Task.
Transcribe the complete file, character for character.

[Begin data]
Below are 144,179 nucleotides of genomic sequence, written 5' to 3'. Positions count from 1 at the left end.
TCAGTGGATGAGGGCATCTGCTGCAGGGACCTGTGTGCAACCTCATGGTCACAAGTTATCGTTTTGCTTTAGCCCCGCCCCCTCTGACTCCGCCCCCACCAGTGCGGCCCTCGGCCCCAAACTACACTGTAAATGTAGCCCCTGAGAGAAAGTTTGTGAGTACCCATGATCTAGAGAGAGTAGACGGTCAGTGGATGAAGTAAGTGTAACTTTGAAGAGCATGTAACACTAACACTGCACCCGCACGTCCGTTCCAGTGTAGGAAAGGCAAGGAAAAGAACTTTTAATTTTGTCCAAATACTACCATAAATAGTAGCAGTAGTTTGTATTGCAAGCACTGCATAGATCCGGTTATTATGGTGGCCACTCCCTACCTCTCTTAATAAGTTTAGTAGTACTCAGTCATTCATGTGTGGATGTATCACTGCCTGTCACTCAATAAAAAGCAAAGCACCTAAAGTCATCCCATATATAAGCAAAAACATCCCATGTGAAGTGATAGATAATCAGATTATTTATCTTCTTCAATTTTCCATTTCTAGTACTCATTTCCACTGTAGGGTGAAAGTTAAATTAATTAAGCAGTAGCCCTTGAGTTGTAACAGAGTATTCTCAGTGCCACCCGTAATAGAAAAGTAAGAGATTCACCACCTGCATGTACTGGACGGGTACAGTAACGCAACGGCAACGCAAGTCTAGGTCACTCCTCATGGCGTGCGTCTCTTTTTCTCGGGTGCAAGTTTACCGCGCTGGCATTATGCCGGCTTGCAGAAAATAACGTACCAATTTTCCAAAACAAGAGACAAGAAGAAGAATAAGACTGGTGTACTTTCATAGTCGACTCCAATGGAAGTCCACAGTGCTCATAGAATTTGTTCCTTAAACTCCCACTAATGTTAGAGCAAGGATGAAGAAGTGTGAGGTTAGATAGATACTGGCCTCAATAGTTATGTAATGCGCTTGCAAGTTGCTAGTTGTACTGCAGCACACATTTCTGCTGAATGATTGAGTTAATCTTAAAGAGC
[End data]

Below are 144,179 nucleotides of genomic sequence, written 5' to 3'. Positions count from 1 at the left end.
TCAGTGGATGAGGGCATCTGCTGCAGGGACCTGTGTGCAACCTCATGGTCACAAGTTATCGTTTTGCTTTAGCCCCGCCCCCTCTGACTCCGCCCCCACCAGTGCGGCCCTCGGCCCCAAACTACACTGTAAATGTAGCCCCTGAGAGAAAGTTTGTGAGTACCCATGATCTAGAGAGAGTAGACGGTCAGTGGATGAAGTAAGTGTAACTTTGAAGAGCATGTAACACTAACACTGCACCCGCACGTCCGTTCCAGTGTAGGAAAGGCAAGGAAAAGAACTTTTAATTTTGTCCAAATACTACCATAAATAGTAGCAGTAGTTTGTATTGCAAGCACTGCATAGATCCGGTTATTATGGTGGCCACTCCCTACCTCTCTTAATAAGTTTAGTAGTACTCAGTCATTCATGTGTGGATGTATCACTGCCTGTCACTCAATAAAAAGCAAAGCACCTAAAGTCATCCCATATATAAGCAAAAACATCCCATGTGAAGTGATAGATAATCAGATTATTTATCTTCTTCAATTTTCCATTTCTAGTACTCATTTCCACTGTAGGGTGAAAGTTAAATTAATTAAGCAGTAGCCCTTGAGTTGTAACAGAGTATTCTCAGTGCCACCCGTAATAGAAAAGTAAGAGATTCACCACCTGCATGTACTGGACGGGTACAGTAACGCAACGGCAACGCAAGTCTAGGTCACTCCTCATGGCGTGCGTCTCTTTTTCTCGGGTGCAAGTTTACCGCGCTGGCATTATGCCGGCTTGCAGAAAATAACGTACCAATTTTCCAAAACAAGAGACAAGAAGAAGAATAAGACTGGTGTACTTTCATAGTCGACTCCAATGGAAGTCCACAGTGCTCATAGAATTTGTTCCTTAAACTCCCACTAATGTTAGAGCAAGGATGAAGAAGTGTGAGGTTAGATAGATACTGGCCTCAATAGTTATGTAATGCGCTTGCAAGTTGCTAGTTGTACTGCAGCACACATTTCTGCTGAATGATTGAGTTAATCTTAAAGAGC